Dumbo’s Hidden Gem (And We Mean Literally, Hidden)
Two Prism journalists’ exploration of Smack Mellon, one of many recently reopened art galleries tucked away within the streets of Dumbo
By Chloe Vincent and Natalie Marcus-Wade
Once the non-existent bell dismisses Packer students, there are a few immediate local hangout spots that they are drawn to. Right outside the gates of the Brooklyn Heights school, there is the beloved Harry’s (or Sunny Delicatessen, according to absolutely nobody). There are the Montague Street classics like Hanco’s and Five Guys (rest in peace) for a quick bite to eat. For the more athletic types there are the piers, just a walk down Joralemon, with basketball courts, open soccer fields, and beach volleyball courts. When thinking of spots frequented by Packer kids, what decidedly does not come to mind are the camouflaged art galleries hidden in Dumbo, just a ten minute walk away.
We sought out to discover the wonders beyond the delis and soccer fields, and found ourselves in a world of which we have zero knowledge. Absolutely zero. The world of art.
We started our day on the corner of Front St. and Washington St., or that one spot with the bridge in the background where everyone takes Instagram photos, as you may recognize it. After a quick Google Search into “art galleries near me,” we discovered Smack Mellon on 92 Plymouth St, a non-profit art organization. We then walked past it about three times before realizing that the entrance was not, in fact, to an office building.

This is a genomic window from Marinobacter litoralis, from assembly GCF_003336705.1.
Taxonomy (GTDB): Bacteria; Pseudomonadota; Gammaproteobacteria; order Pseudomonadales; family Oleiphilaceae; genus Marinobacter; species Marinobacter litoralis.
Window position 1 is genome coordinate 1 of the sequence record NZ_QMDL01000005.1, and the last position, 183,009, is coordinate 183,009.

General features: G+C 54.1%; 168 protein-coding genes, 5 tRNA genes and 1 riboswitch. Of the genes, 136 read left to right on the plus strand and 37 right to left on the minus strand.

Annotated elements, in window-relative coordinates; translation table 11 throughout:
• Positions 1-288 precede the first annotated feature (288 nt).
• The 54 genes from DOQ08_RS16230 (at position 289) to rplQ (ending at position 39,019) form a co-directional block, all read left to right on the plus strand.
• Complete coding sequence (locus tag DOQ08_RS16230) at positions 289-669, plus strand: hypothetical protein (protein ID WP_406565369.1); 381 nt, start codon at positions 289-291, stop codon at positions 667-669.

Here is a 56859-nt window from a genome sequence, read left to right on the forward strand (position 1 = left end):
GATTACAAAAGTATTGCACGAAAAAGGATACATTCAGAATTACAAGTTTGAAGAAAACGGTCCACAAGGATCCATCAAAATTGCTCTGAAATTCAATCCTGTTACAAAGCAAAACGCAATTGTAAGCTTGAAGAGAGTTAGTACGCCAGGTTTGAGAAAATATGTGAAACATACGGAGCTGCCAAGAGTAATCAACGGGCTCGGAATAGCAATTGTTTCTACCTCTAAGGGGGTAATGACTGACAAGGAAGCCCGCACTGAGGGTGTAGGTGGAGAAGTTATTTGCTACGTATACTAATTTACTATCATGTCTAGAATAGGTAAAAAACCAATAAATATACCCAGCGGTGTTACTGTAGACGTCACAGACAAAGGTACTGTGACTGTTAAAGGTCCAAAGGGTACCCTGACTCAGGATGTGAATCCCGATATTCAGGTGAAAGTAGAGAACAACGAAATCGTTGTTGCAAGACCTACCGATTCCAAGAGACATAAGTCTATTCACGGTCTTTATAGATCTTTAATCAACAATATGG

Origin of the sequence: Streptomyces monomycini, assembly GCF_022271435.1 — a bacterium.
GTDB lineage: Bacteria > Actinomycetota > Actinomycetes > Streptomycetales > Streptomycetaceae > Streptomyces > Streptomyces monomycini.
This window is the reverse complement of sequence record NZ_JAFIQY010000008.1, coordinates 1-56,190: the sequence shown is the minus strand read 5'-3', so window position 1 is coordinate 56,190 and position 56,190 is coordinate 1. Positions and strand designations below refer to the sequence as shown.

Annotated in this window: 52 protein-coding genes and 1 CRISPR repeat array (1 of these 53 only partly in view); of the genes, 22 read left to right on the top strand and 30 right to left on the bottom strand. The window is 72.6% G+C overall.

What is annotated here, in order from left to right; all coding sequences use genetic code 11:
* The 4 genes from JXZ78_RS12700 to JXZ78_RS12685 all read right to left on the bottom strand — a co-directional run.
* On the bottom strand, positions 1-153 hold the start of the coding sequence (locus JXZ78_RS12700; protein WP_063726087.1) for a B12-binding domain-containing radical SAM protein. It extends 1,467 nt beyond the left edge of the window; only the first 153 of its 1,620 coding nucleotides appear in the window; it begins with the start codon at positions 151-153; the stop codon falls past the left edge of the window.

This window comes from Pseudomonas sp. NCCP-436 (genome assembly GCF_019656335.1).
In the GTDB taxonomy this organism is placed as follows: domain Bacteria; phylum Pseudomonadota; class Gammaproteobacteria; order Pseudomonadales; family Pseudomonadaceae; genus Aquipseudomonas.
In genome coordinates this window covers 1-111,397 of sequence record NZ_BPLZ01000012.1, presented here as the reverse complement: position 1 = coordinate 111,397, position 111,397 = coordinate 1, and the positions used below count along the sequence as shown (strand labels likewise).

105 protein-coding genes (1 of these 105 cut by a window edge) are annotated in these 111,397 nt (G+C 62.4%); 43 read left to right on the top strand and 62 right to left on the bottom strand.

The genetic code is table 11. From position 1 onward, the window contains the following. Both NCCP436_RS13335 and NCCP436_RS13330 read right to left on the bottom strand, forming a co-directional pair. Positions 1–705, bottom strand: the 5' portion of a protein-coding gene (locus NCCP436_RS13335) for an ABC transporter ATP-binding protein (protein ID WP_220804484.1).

Upon entering, we were met with ample hand sanitizer and a thermometer that had been built into the wall, silencing any doubts we had about the safety of reopening such galleries. After walking up a few stairs, we turned to the right and were met with an expansive exhibit ripe with all kinds of art of all different mediums. The current exhibition is about women across the globe and their experiences with discrimnation, both systemic and social. So, using our vast (a.k.a. non-existent) experience as art critiques, we started our walk through.
Yvonne Shortt is a Queens-based artist who focuses on the inequality regarding race, disability and sexism. African American Marbleization; An Act of Civil Disobedience: What Remains Head & Trunk, 2020 Daddy and Me Afro Pick, 2020 combines classic Greek and Roman sculpture with Shortt’s lived experiences as a woman of color.
Natalie: I think we were both obsessed with these the moment we saw them. Sculpture just has a natural way of grabbing your attention, especially when it’s made out of marble. I particularly loved the way she used a medium that was so typically modeled after White Romans and Greeks and instead portrayed an African-American woman. The highlight for me is the hair pick. While I was definitely in awe of the technical beauty of the What Remains Head and Trunk sculpture, I could not help but be more impressed by the subtle yet powerful emotional resonance of Shortt’s Daddy and Me Afro Pick.